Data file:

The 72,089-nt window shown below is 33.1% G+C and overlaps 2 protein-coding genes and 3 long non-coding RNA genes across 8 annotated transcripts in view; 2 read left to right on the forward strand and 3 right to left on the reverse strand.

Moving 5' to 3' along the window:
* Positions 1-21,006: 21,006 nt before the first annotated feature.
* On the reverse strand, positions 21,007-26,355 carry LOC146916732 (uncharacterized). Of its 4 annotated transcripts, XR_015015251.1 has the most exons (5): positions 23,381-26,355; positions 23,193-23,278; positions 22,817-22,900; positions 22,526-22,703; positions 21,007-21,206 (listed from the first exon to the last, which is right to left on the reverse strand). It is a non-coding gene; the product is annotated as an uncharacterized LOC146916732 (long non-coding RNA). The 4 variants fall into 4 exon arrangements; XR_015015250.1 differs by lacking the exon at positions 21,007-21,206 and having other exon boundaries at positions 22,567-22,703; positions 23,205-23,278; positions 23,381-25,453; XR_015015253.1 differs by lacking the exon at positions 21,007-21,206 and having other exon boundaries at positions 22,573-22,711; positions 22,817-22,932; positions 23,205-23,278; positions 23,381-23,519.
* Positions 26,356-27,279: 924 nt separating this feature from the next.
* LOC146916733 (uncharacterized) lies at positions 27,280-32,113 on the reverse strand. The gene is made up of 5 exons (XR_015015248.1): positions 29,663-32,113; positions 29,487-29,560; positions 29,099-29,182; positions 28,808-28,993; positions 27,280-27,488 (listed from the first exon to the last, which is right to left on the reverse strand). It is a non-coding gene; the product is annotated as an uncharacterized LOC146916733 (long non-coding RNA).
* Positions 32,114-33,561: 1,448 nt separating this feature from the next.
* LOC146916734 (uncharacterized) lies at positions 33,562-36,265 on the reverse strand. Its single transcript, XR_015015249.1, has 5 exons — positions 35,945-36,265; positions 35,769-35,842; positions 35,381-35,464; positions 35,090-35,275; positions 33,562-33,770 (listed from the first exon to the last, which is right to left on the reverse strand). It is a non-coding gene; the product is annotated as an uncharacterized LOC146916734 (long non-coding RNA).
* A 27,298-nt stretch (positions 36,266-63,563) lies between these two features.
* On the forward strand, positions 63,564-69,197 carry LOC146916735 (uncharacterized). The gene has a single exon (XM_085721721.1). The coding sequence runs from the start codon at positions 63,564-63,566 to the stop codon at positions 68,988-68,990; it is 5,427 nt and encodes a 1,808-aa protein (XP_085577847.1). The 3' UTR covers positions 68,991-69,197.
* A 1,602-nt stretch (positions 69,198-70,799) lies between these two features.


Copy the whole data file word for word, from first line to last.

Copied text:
The 72,089-nt window shown below is 33.1% G+C and overlaps 2 protein-coding genes and 3 long non-coding RNA genes across 8 annotated transcripts in view; 2 read left to right on the forward strand and 3 right to left on the reverse strand.

Moving 5' to 3' along the window:
* Positions 1-21,006: 21,006 nt before the first annotated feature.
* On the reverse strand, positions 21,007-26,355 carry LOC146916732 (uncharacterized). Of its 4 annotated transcripts, XR_015015251.1 has the most exons (5): positions 23,381-26,355; positions 23,193-23,278; positions 22,817-22,900; positions 22,526-22,703; positions 21,007-21,206 (listed from the first exon to the last, which is right to left on the reverse strand). It is a non-coding gene; the product is annotated as an uncharacterized LOC146916732 (long non-coding RNA). The 4 variants fall into 4 exon arrangements; XR_015015250.1 differs by lacking the exon at positions 21,007-21,206 and having other exon boundaries at positions 22,567-22,703; positions 23,205-23,278; positions 23,381-25,453; XR_015015253.1 differs by lacking the exon at positions 21,007-21,206 and having other exon boundaries at positions 22,573-22,711; positions 22,817-22,932; positions 23,205-23,278; positions 23,381-23,519.
* Positions 26,356-27,279: 924 nt separating this feature from the next.
* LOC146916733 (uncharacterized) lies at positions 27,280-32,113 on the reverse strand. The gene is made up of 5 exons (XR_015015248.1): positions 29,663-32,113; positions 29,487-29,560; positions 29,099-29,182; positions 28,808-28,993; positions 27,280-27,488 (listed from the first exon to the last, which is right to left on the reverse strand). It is a non-coding gene; the product is annotated as an uncharacterized LOC146916733 (long non-coding RNA).
* Positions 32,114-33,561: 1,448 nt separating this feature from the next.
* LOC146916734 (uncharacterized) lies at positions 33,562-36,265 on the reverse strand. Its single transcript, XR_015015249.1, has 5 exons — positions 35,945-36,265; positions 35,769-35,842; positions 35,381-35,464; positions 35,090-35,275; positions 33,562-33,770 (listed from the first exon to the last, which is right to left on the reverse strand). It is a non-coding gene; the product is annotated as an uncharacterized LOC146916734 (long non-coding RNA).
* A 27,298-nt stretch (positions 36,266-63,563) lies between these two features.
* On the forward strand, positions 63,564-69,197 carry LOC146916735 (uncharacterized). The gene has a single exon (XM_085721721.1). The coding sequence runs from the start codon at positions 63,564-63,566 to the stop codon at positions 68,988-68,990; it is 5,427 nt and encodes a 1,808-aa protein (XP_085577847.1). The 3' UTR covers positions 68,991-69,197.
* A 1,602-nt stretch (positions 69,198-70,799) lies between these two features.